Article written by Oliver Milman
Originally published by The Guardian (Mon, Feb 5, 2024)
Scientists propose new category 6 rating to classify ‘mega-hurricanes’, becoming more likely due to climate crisis
Hurricanes are becoming so strong due to the climate crisis that the classification of them should be expanded to include a “category 6” storm, furthering the scale from the standard 1 to 5, according to a new study.
Over the past decade, five storms would have been classed at this new category 6 strength, researchers said, which would include all hurricanes with sustained winds of 192mph or more. Such mega-hurricanes are becoming more likely due to global heating, studies have found, due to the warming of the oceans and atmosphere.
Michael Wehner, a scientist at the Lawrence Berkeley National Laboratory in the US, said that “192mph is probably faster than most Ferraris, it’s hard to even imagine”. He has proposed the new category 6 alongside another researcher, James Kossin of the University of Wisconsin-Madison. “Being caught in that sort of hurricane would be bad. Very bad.”
The new study, published in Proceedings of the National Academy of Sciences, proposes an extension to the widely used Saffir-Simpson hurricane scale, which was developed in the early 1970s by Herbert Saffir, a civil engineer, and Robert Simpson, a meteorologist who was the director of the US National Hurricane Center.
The scale classifies any hurricane with a sustained maximum wind speed of 74mph or more to be a category 1 event, with the scale rising the faster the winds. Category 3 and above is considered to include major hurricanes that risk severe damage to property and life, with the strongest, category 5, including all storms that are 157mph or more.
Category 5 storms have caused spectacular damage in recent years – such as Hurricane Katrina’s ravaging of New Orleans in 2005 and Hurricane Maria’s devastating impact upon Puerto Rico in 2017 – but the new study argues there is now a class of even more extreme storms that demands its own category.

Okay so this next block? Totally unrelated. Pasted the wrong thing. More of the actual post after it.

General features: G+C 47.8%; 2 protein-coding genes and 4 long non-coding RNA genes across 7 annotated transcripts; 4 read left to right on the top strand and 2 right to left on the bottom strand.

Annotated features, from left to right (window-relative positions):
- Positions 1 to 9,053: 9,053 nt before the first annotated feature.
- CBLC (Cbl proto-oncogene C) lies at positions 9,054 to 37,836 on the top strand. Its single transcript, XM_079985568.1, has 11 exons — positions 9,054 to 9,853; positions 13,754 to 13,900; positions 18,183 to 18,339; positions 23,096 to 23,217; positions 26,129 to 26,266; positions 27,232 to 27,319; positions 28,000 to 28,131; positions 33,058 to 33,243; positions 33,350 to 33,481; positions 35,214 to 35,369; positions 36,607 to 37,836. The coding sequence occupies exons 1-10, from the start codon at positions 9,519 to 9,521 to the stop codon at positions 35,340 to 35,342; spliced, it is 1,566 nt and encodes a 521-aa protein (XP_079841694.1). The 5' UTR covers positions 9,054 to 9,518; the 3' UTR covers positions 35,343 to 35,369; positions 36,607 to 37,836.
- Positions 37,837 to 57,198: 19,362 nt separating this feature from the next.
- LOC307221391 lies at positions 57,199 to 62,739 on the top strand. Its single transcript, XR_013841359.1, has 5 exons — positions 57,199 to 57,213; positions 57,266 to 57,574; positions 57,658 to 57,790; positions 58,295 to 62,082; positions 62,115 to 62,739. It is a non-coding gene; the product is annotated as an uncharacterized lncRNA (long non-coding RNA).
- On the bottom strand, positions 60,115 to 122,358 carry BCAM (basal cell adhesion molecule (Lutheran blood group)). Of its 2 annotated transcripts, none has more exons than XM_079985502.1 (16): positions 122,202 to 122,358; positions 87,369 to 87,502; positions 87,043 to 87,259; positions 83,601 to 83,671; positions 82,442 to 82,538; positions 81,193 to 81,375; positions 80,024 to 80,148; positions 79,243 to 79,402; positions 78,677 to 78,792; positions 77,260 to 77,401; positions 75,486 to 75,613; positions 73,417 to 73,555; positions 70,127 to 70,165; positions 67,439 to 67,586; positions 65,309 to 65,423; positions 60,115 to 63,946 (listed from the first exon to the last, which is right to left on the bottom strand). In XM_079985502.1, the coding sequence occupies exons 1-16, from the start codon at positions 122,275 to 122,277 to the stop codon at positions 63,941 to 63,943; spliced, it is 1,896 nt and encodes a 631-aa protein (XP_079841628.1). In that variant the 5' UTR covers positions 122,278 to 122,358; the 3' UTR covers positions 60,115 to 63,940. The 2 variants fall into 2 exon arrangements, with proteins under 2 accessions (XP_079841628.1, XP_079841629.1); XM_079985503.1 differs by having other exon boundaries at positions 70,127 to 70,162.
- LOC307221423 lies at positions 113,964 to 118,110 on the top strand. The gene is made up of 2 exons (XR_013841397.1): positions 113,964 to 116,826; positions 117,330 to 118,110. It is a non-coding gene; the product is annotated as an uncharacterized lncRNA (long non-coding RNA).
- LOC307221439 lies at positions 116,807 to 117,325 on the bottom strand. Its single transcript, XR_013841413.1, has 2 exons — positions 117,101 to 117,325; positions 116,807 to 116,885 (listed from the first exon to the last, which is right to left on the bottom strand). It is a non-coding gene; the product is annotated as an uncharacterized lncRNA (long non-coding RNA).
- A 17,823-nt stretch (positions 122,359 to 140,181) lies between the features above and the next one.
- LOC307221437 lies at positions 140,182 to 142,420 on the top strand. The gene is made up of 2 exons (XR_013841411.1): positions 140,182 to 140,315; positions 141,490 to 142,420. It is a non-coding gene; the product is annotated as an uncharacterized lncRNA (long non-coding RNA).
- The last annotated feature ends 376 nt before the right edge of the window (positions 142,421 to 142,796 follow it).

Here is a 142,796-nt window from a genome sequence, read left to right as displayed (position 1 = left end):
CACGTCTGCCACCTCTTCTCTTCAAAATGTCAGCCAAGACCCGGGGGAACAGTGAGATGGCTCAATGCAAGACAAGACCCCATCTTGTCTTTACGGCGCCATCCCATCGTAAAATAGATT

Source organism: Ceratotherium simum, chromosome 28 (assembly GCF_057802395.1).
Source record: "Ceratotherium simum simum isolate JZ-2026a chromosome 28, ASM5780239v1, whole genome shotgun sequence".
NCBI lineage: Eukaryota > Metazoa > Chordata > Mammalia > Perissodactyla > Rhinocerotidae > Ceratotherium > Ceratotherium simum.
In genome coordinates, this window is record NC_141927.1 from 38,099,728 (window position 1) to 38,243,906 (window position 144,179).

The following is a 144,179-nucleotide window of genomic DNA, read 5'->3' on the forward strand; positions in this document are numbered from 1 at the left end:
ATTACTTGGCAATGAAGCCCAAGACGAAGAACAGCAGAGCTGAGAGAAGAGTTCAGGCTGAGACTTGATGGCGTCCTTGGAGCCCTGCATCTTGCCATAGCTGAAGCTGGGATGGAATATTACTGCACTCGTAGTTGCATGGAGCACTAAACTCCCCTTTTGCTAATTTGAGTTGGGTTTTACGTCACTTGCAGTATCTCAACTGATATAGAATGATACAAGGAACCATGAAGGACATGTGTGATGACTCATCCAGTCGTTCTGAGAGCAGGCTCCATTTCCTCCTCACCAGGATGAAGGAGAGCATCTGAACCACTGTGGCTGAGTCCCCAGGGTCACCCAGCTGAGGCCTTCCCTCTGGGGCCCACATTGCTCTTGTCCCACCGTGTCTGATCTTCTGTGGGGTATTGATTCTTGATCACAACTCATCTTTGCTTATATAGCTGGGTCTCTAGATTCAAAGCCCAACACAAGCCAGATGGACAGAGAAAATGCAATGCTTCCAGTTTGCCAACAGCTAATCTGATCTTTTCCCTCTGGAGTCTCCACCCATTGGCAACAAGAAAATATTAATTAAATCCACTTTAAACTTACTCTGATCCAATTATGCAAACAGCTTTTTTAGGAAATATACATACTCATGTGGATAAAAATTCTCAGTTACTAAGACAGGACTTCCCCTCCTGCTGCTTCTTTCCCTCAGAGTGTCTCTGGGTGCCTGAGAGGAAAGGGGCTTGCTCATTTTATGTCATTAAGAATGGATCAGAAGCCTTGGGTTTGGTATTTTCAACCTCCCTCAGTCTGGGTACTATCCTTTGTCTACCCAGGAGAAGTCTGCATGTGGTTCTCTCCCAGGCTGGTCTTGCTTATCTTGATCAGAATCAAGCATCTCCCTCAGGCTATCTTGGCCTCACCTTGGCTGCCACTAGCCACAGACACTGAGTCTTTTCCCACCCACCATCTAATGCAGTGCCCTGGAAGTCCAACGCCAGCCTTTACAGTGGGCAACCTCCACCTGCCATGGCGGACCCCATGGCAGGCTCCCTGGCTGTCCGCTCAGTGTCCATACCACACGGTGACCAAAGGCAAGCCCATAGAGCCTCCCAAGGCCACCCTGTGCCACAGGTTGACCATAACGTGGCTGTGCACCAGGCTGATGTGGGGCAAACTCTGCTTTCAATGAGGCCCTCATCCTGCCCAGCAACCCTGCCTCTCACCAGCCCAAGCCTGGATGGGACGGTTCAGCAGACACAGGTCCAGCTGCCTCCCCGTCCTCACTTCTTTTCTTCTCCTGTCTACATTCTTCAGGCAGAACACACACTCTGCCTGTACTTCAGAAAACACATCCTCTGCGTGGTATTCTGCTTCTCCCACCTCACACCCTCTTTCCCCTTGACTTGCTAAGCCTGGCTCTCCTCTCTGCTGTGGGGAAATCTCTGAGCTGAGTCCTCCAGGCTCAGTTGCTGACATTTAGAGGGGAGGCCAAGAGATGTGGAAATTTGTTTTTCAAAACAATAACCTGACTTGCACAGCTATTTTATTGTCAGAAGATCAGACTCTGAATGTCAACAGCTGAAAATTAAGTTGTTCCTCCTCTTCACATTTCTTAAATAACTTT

They include Typhoon Haiyan, which killed more than 6,000 people in the Philippines in 2013, and Hurricane Patricia, which reached a top speed of 215mph when it formed near Mexico in 2015.
“There haven’t been any in the Atlantic or the Gulf of Mexico yet but they have conditions conducive to a category 6, it’s just luck that there hasn’t been one yet,” said Wehner. “I hope it won’t happen, but it’s just a roll of the dice. We know that these storms have already gotten more intense, and will continue to do so.”
While the total number of hurricanes is not rising due to the climate crisis, researchers have found that the intensity of major storms has notably increased during the four-decade satellite record of hurricanes. A super-heated ocean is providing extra energy to rapidly intensify hurricanes, aided by a warmer, moisture-laden atmosphere.
Wehner said the Saffir-Simpson scale was an imperfect measure of the dangers posed to people by a hurricane, which mostly come via severe rainfall and coastal flooding rather than the strong winds themselves, but that a category 6 would highlight the heightened risks brought by the climate crisis. “Our main purpose is to raise awareness that climate change is affecting the most intense storms,” he said.
The systems used to chart the world around us have been previously tweaked to reflect the rapid changes of the modern era. Australia’s bureau of meteorology added a new colour – purple – to its weather maps to account for ferocious heat, while just last week the US government’s Coral Reef Watch programme added three new alert categories to capture the increasing heat stress suffered by corals.
There is no indication there will soon be hurricanes officially classified as category 6, however. The US National Hurricane Center did not respond to a request for comment about the new study.